Once when she was playing hide and seek with her cousins, she remembered hiding behind the wall on the ground floor and leaning against it. Suddenly, she heard some sounds. She forgot about her play and strained her ears to listen to more.
The muffled sounds, even though not audible, told the story of the house next door. Screams, shouts, pans being clanged…maybe even thrown, hurling abuses and god knows what more…the child in her cringed in fear as she was jumped upon and spotted by her cousin.
She lay exposed and so did the house next door.
Ira, her friend next door came the day after, carrying with her a doll and a mark across her face. She looked apologetic as she said, “Papa was passing the pan to Ma and I came in between.”
Many years later, Ira fled from that house with a young man who promised her the dream. The walls of that street whispered for months to come until Ira landed home, pregnant, without a husband.
After an abortion and years of loneliness, Ira started talking; day in and day out, Ira secluded in her room on the terrace, spoke to herself. Everyone called her mad and children pelted stones at her but it could be possible that she heard the walls of her house responding.
She switched on the only light in the living room as it had begun to grow dark. The cloudy Canadian September was slowly creeping into her house and she shut the glass over the net window. The bagpiper had long ceased to play.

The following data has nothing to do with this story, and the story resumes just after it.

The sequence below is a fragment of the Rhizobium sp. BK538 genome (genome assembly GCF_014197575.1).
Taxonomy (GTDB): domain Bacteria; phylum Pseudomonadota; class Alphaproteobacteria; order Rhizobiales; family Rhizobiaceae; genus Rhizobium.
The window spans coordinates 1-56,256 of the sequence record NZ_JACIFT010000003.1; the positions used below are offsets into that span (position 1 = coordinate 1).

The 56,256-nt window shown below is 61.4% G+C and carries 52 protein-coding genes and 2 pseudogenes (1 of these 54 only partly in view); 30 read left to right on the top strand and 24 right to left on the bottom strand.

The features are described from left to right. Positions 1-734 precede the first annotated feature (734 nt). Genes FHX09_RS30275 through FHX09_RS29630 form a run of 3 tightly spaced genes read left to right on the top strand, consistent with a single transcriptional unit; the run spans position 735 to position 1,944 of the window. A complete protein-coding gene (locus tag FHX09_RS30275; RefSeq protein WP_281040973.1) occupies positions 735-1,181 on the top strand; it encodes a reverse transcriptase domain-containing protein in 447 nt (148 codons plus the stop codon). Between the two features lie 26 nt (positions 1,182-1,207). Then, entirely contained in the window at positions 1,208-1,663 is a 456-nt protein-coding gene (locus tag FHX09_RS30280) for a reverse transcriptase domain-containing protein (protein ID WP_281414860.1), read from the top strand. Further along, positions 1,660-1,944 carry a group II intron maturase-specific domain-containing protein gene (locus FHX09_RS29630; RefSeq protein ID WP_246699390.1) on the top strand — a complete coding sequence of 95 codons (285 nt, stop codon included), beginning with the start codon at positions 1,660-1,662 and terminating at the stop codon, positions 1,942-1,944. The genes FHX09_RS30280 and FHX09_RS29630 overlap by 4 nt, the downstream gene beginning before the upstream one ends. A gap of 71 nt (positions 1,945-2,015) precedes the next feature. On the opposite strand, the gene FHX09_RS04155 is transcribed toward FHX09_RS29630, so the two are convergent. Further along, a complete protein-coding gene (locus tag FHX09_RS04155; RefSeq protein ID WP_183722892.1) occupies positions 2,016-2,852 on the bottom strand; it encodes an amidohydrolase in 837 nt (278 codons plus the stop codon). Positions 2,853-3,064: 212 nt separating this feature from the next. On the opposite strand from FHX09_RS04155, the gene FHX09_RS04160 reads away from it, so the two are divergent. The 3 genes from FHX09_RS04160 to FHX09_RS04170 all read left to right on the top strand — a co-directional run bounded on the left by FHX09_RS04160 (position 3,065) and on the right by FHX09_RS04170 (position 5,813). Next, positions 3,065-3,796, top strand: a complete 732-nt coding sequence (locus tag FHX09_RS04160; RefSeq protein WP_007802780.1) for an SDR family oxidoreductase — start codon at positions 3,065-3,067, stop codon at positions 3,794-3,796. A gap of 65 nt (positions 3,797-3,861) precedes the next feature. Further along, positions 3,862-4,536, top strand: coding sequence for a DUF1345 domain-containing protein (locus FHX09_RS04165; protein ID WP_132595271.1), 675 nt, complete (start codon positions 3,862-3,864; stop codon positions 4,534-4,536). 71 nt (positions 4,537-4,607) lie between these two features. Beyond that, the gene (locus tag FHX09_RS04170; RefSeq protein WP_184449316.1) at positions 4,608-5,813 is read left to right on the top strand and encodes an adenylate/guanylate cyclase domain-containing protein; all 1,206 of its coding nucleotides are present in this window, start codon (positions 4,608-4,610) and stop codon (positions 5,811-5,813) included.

She moved towards her suitcase and began to unpack. The first time she had unpacked on her own was when she had moved to the hostel in Mumbai for her post graduation. Dad had packed everything neatly and her friends had laughed at her for her inability to pack on her own even at 21.
She smiled now because she knew that even today she didn’t know or understand the ‘optimum usage of space’ that her dad talked about. Back in the hostel, she was petrified of staying alone for the first time. The slightest of sounds would wake her up. Once, she stayed awake the whole night by the sound of a rustling paper outside in the balcony.
Her child-like sleep now gone forever, she continued to stay awake to the sounds of the girl next door. With her door slightly ajar, she could hear the beds creaking as the girl’s boyfriend stealthily crept up the balcony adjacent to the Girls’ hostel and climbed into her warm bed.
The walls spoke of clandestine meetings, breathless love-making, whispered giggles and soft, gentle breathing of sleep induced by passionate love-making. She remembered falling into the rhythmic pattern of her neighbours and falling asleep once they drifted off to a timeless slumber.
Studies in Mumbai went by in a stupor.
She mastered in Mass Communication an intended to spend her whole life behind a desk in a newsroom writing news stories and fading into oblivion with the sound of the equalizer.
She was never the one to face the camera; never the one to expose herself…always conscious of her face, her body, her hands and especially her feet.
She would squirm in discomfort every time she came across pretty feet around her. Had it not been for her mother, she would have never got married as well.
She had never had a boyfriend even in college. Everybody knew her but she was never popular. She had a group of friends to hang out with but no one really missed her in her absence.